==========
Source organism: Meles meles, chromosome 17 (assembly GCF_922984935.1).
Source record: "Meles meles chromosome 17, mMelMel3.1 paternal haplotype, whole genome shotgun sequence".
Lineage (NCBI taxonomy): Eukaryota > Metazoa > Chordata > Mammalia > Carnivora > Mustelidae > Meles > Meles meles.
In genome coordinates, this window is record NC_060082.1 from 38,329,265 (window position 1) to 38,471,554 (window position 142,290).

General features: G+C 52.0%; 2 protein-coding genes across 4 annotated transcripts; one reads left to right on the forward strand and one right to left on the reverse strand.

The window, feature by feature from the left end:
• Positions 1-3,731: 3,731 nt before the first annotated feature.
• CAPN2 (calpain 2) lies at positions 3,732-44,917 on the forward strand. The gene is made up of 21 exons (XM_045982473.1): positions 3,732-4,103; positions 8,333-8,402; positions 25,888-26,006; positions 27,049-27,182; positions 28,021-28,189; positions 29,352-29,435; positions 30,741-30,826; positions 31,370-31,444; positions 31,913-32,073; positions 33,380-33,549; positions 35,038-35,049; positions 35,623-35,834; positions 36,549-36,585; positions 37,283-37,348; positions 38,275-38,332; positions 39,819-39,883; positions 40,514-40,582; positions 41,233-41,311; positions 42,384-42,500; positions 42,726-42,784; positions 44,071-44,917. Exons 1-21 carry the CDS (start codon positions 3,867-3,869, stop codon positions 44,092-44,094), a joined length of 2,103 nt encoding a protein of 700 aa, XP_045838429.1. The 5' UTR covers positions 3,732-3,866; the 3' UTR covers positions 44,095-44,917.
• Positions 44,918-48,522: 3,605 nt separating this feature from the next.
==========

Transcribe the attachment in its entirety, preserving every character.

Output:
Source organism: Meles meles, chromosome 17 (assembly GCF_922984935.1).
Source record: "Meles meles chromosome 17, mMelMel3.1 paternal haplotype, whole genome shotgun sequence".
Lineage (NCBI taxonomy): Eukaryota > Metazoa > Chordata > Mammalia > Carnivora > Mustelidae > Meles > Meles meles.
In genome coordinates, this window is record NC_060082.1 from 38,329,265 (window position 1) to 38,471,554 (window position 142,290).

General features: G+C 52.0%; 2 protein-coding genes across 4 annotated transcripts; one reads left to right on the forward strand and one right to left on the reverse strand.

The window, feature by feature from the left end:
• Positions 1-3,731: 3,731 nt before the first annotated feature.
• CAPN2 (calpain 2) lies at positions 3,732-44,917 on the forward strand. The gene is made up of 21 exons (XM_045982473.1): positions 3,732-4,103; positions 8,333-8,402; positions 25,888-26,006; positions 27,049-27,182; positions 28,021-28,189; positions 29,352-29,435; positions 30,741-30,826; positions 31,370-31,444; positions 31,913-32,073; positions 33,380-33,549; positions 35,038-35,049; positions 35,623-35,834; positions 36,549-36,585; positions 37,283-37,348; positions 38,275-38,332; positions 39,819-39,883; positions 40,514-40,582; positions 41,233-41,311; positions 42,384-42,500; positions 42,726-42,784; positions 44,071-44,917. Exons 1-21 carry the CDS (start codon positions 3,867-3,869, stop codon positions 44,092-44,094), a joined length of 2,103 nt encoding a protein of 700 aa, XP_045838429.1. The 5' UTR covers positions 3,732-3,866; the 3' UTR covers positions 44,095-44,917.
• Positions 44,918-48,522: 3,605 nt separating this feature from the next.